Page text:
The usual start had us blasting through some dual track to a rock strewn descent, that has claimed my tires in the past, and was sure to put it to a few people today. We exited the woods did a quick transition climb to more single track climbing on loose rocks for about 10 min to Abby Trail on the ridge.
It was pretty much Chris and I at the top, and we began to roll Abby with a solid pace, through the rocks. When I say rocks I mean the things that people launch off of, and spend time riding over and over again with their friends till they clean it types of rocks. The type of trail that only gives you pleasure if you take it with force and finesse.
Half way through Chris E. had to stop to adjust something, and I asked if he was okay. He said yeah and I rode on, not attacking but trying to keep the same rythmn we had had. I expected him to catch up shortly but from that point on it I started to stretch my lead on him.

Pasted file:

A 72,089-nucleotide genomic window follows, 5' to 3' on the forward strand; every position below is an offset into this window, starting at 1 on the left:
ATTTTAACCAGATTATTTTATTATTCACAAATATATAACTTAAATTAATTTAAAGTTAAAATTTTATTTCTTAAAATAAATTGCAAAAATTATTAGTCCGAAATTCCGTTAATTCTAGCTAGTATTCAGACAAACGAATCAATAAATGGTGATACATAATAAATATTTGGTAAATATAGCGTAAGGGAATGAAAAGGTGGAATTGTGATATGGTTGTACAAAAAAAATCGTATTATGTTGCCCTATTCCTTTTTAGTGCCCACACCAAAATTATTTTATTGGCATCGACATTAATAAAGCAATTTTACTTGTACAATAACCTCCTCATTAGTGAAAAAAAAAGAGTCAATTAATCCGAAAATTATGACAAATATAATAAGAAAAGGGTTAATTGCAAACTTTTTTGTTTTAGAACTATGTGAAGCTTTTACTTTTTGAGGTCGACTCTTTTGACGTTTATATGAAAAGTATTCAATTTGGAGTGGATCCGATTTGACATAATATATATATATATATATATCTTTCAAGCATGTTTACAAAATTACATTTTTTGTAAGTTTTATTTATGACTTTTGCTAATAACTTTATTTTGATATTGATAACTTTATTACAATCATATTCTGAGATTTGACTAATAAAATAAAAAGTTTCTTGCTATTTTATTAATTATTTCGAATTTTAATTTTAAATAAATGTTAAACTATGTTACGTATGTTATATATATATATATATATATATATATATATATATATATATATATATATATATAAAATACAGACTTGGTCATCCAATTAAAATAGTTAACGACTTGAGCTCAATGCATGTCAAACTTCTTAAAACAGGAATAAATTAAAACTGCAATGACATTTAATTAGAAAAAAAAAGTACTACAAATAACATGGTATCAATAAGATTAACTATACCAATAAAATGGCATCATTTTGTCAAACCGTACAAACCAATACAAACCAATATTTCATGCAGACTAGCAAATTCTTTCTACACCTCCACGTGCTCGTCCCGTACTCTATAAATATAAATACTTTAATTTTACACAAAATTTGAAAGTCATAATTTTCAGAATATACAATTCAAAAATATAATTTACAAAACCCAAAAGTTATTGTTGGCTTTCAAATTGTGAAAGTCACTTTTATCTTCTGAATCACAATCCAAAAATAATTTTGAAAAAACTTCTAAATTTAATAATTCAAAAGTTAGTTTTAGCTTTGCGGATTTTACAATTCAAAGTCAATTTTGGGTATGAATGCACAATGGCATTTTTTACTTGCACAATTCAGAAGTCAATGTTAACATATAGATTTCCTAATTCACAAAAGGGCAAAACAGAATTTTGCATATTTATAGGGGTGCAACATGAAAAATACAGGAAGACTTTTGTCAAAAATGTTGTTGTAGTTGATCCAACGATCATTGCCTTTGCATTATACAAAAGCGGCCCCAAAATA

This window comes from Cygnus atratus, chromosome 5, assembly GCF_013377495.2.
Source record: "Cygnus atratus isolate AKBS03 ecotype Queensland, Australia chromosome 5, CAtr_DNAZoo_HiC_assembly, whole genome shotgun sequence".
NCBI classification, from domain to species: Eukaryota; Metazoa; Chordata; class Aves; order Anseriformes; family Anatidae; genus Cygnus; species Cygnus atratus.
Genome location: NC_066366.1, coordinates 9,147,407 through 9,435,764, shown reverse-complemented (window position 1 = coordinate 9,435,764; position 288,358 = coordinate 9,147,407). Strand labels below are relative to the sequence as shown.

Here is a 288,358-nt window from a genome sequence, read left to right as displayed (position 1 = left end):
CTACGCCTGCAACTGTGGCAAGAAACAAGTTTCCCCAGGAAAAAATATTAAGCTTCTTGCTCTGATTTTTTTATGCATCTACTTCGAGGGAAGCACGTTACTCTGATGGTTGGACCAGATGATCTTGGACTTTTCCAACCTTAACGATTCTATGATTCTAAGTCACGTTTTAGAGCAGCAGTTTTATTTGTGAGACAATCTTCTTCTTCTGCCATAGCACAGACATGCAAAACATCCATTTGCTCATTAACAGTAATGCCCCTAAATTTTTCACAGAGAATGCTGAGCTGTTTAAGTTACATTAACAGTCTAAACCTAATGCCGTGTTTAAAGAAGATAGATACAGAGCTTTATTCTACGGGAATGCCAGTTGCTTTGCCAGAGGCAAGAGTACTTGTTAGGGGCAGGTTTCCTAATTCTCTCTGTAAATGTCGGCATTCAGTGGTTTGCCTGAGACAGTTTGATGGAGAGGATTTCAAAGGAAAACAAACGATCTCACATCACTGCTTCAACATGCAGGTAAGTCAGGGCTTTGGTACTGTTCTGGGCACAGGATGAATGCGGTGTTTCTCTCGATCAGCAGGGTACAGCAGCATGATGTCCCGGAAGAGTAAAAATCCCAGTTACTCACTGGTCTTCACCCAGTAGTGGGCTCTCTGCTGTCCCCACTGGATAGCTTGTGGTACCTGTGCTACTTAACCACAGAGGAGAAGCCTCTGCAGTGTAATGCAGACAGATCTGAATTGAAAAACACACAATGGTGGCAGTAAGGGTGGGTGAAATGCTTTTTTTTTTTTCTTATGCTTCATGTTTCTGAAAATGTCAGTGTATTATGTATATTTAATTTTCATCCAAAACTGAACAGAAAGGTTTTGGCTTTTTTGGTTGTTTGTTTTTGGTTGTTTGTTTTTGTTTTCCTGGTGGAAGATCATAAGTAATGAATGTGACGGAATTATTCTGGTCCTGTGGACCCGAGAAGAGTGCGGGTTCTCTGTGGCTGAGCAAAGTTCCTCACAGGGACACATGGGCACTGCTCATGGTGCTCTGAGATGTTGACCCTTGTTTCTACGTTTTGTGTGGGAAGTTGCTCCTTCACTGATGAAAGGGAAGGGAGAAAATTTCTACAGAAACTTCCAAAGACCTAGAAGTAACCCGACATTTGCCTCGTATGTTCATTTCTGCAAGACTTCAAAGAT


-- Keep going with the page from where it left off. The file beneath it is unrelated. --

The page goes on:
1.5min then 2, then 3, 4, 5, 6 and finally on the last climb of the day and at the finish I had 7 minutes.
I got ahead of my self. So the course is classic single track, with good mile to three mile climbs on gravel or trail with mostly insane descents through the woods on the log-piled ribbons. It continued like this for the better part of 4 hrs. I was stressed trying to keep my bike together and my lead. My mother made perfect feeds and gave me splits back to Chris. It was hot and hellish towards the end of the day when the course turned right off of the infamous Graves ridge and sent us over two or so miles of the most washed out, rooty and boulder strewn atv trails I had ever ridden. At the end of this little gift we crossed the road and was treated to a 2 mile finish, all up hill on gravel dual-track. Holy crap! What a way to end a grueling race.
At the end I was spent but excited to have a legitimate win over one of my biggest rivals. Unfortunately I have to do it two more times to say that it wasn't a fluke. That is skateboarding rules. 3 times to own the trick.